From Disability to Retirement: What Happens to Your SSDI Benefits at Age 65?

What happens when someone with Social Security disability benefits reaches age 65? Here are 5 things to know about converting disability to retirement benefits.

Individuals who qualify for Social Security Disability Insurance (SSDI) can expect to see quite a change when they turn 65. 

At that age, SSDI benefits are converted to traditional Social Security benefits. What does that mean for Social Security SSDI beneficiaries?

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Will My Disability Benefits Change When I Turn 65?

No your disability benefits won't change in the sense that they'll be different benefits. But they will change from Social Security Disability Insurance to Social Security retirement benefits when you turn 65.

If you receive benefits from SSDI, at age 65 they will stop and your Social Security retirement benefits will kick in. 

1. You do not need to take any action to convert SSDI to retirement benefits

Your benefits will technically change from Social Security Disability Insurance to Social Security retirement benefits at the appropriate time.

There is no action that you must take. You will still receive your monthly check just as you always have. 

You may not collect Social Security disability and retirement benefits at the same time.

2. When does social security disability convert to regular social security benefits?

Your social security disability will convert to regular social security benefits once you reach full retirement age! You aren't allowed to have both coverage, and your social security disability will automatically convert to regular social security benefits.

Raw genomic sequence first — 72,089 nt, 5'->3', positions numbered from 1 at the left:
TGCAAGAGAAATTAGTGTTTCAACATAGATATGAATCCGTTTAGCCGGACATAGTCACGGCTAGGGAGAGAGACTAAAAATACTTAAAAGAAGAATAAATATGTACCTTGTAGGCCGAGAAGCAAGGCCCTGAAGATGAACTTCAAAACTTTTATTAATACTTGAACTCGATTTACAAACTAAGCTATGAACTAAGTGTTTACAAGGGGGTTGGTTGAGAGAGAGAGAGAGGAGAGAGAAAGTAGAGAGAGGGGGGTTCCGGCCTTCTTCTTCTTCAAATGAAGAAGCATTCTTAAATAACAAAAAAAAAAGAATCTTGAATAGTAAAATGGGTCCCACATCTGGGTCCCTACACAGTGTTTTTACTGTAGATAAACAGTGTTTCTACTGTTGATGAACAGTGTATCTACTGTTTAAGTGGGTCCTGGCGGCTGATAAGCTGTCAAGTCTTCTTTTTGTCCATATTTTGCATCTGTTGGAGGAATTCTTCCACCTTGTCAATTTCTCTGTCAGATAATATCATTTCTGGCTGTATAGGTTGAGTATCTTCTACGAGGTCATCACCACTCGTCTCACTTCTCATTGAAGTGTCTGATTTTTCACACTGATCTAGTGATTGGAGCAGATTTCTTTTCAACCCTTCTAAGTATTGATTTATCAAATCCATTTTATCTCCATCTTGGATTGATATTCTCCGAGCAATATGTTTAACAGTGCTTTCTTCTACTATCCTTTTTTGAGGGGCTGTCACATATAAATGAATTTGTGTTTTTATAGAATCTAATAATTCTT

Only people born before 1937 receive full Social Security retirement benefits upon turning 65. The rest of us will have to wait a little longer, and that includes people who receive Social Security disability benefits. 

People born in 1958 (turning 65 in 2023) must wait until they are 66 years and 8 months old before they reach “full retirement age” and their conversion from Social Security disability to retirement benefits will take effect.1

The rest of the breakdown of how old you must be to reach Social Security’s full retirement age according to your year of birth is as follows:

  • Born in 1957 - 66 years, 6 months
  • 1958 - 66 years, 8 months
  • 1959 - 66 years, 10 months
  • 1960 - 67 years

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3. The amount of your Social Security benefits check is not likely to change

When you become eligible for disability benefits, Social Security sets your benefit amount as if you had reached full retirement age. For most beneficiaries, the amount of their Social Security retirement benefit check remains the same as their Social Security disability benefits check.